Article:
'Fossil fuels are the new whale oil', says environmentalist Amory Lovins | Environment Amory B. Lovins is fond of referring to the Rocky Mountain Institute, where he serves as chairman and chief scientist, as a "think and do" tank, and it's clear that to Lovins the doing is every bit as important as the thinking. Hardly lacking in confidence or ambition, Lovins — in conjunction with his colleagues at the institute — has published Reinventing Fire, his step-by-step blueprint for how to transition to a renewable energy economy by mid-century. Impressive in both its scope and detail — Lovins discusses everything from how to redesign heavy trucks to make them more fuel efficient to ways to change factory pipes to conserve energy — the book lays out a plan for the U.S. to achieve the following by 2050: cars completely powered by hydrogen fuel cells, electricity, and biofuels; 84 percent of trucks and airplanes running on biomass fuels; 80 percent of the nation's electricity produced by renewable power; $5 trillion in savings; and an economy that has grown by 158 percent.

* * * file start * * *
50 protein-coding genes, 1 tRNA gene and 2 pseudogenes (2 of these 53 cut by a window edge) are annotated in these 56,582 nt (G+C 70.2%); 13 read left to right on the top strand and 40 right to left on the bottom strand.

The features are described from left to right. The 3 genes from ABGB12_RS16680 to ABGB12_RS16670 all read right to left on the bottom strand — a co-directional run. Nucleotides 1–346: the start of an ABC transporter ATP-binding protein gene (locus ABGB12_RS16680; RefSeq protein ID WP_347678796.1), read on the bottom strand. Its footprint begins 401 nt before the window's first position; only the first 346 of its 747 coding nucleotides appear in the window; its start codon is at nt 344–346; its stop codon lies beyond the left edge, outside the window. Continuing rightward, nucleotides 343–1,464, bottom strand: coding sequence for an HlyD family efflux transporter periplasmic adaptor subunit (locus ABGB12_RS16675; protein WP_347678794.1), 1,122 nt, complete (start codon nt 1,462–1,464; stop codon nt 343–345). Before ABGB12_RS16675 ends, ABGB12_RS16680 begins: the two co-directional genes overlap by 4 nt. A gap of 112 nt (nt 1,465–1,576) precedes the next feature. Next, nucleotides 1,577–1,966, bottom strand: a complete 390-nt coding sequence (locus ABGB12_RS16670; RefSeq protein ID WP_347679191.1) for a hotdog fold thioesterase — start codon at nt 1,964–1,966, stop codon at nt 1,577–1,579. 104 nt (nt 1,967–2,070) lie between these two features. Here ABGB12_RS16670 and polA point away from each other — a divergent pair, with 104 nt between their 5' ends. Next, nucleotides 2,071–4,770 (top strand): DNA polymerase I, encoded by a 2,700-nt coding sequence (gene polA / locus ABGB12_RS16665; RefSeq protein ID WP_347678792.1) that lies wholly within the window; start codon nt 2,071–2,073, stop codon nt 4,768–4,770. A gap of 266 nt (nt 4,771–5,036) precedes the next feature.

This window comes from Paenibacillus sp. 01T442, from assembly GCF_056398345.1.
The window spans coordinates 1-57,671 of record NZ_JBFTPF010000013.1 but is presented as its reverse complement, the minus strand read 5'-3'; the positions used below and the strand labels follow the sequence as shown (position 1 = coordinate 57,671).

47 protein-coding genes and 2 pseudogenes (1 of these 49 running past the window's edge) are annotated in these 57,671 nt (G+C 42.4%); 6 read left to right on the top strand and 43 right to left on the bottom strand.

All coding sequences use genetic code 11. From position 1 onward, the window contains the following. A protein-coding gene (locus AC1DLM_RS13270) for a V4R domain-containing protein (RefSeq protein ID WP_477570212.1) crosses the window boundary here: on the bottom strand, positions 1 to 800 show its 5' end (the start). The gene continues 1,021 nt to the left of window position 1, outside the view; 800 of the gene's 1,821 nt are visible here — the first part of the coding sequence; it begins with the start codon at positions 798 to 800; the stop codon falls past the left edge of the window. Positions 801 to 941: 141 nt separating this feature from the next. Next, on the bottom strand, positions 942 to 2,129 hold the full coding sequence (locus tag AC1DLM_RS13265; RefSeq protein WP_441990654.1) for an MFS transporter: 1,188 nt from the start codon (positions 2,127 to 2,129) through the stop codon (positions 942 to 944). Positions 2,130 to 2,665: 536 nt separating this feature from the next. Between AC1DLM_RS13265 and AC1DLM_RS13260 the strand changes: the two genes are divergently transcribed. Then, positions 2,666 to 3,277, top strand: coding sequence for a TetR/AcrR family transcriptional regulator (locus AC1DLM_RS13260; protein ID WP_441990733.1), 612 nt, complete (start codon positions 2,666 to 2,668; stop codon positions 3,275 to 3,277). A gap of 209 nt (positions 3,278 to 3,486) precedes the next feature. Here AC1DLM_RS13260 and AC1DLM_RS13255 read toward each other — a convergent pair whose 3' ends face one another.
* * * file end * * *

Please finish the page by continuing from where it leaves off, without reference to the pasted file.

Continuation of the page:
A New Dawn 13th Jun 2013; 13:00 Listen to the audio (full recording including audience Q&A) Please right-click link and choose "Save Link As..." to download audio file onto your computer. There will an edited high-res video version of the talk available in a couple of weeks time, and if you subscribe to our channel on YouTube - you'll get automatically notified whenever there's a new video. RSA Thursdays Award-winning Hollywood film producer Simon Lewis’ life was turned upside down when a serious car accident left him severely injured. In a special talk at the RSA, Simon Lewis shares his remarkable personal story of recovery, and explores what he sees as society’s most urgent problem - the many threats to learning and consciousness - revealing what is already possible to nurture minds and change lives. Speaker: Simon Lewis, film and television producer and author of Rise and Shine Chair: Dr Suzy Walton, RSA Trustee